A couple of years ago, film director and writer John Waters decided to hitchhike alone from his Baltimore home to his apartment in San Francisco — and see what happened. The so-called Pope of Trash — the man behind the films Pink Flamingos and Cry-Baby — managed to get many rides — 21 in all. He chronicles his cross-country adventure in a new book called Carsick.

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Movie Interviews
1:31 am
Thu June 5, 2014

Film Critic Kenneth Turan Picks 54 Films That Are 'Not To Be Missed'

The 1950 film Sunset Boulevard, starring Gloria Swanson and William Holden, is one of the 54 movies Kenneth Turan says should not be missed.
CinemaPhoto Corbis

Originally published on Thu June 5, 2014 10:40 am

You normally hear Los Angeles Times and Morning Edition film critic Kenneth Turan reviewing new movies, but this week, we're talking about old films with him instead. That's because he's written a new book called Not to Be Missed: Fifty-Four Favorites from a Lifetime of Film. In it, he offers up tidbits of Hollywood history and behind-the-scenes drama, as well as his critical analysis of some of the world's greatest movies — some familiar, some obscure.

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Law
1:28 pm
Wed June 4, 2014

'Burning Down The House' Makes The Case Against Juvenile Incarceration

Originally published on Wed June 4, 2014 2:57 pm

The American rate of juvenile incarceration is seven times that of Great Britain, and 18 times that of France. It costs, on average, $88,000 a year to keep a youth locked up — far more than the U.S. spends on a child's education.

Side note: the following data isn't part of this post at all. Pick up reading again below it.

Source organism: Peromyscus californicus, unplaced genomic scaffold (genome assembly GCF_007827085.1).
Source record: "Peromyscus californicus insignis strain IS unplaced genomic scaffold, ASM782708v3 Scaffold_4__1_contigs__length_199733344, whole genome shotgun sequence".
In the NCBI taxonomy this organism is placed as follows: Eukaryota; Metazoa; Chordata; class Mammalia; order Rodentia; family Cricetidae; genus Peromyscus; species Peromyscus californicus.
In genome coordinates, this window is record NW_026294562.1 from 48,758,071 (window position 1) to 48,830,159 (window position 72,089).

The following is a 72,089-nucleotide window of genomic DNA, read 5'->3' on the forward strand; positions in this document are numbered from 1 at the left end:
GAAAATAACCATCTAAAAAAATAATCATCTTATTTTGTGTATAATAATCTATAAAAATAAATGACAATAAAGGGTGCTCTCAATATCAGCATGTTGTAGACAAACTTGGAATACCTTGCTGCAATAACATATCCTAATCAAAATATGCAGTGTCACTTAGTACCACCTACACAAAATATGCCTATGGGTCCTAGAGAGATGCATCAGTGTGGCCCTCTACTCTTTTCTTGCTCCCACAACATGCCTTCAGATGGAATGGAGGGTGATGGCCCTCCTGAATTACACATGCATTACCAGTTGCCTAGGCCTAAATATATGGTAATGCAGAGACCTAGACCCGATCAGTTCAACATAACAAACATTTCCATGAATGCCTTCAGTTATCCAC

But the biggest problem with juvenile incarceration, author Nell Bernstein tells Fresh Air's Dave Davies, is that instead of helping troubled kids get their lives back on track, detention usually makes their problems worse, and sets them in the direction of more crime and self-destructive behavior.

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Author Interviews
3:36 pm
Tue June 3, 2014

From Lunch (n.) To Balding (adj.), Some Words Are Just 'Bad English'

Originally published on Sat June 7, 2014 9:02 pm

Ammon Shea, author of Reading the OED, has just come out with a new book about words — words like "dilapidated," "balding" and "lunch." Shea says those words were once frowned upon, as were more than 200 other words he has compiled.

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Author Interviews
1:28 am
Tue June 3, 2014

'The Director' Offers A Glimpse Into The Digital Underground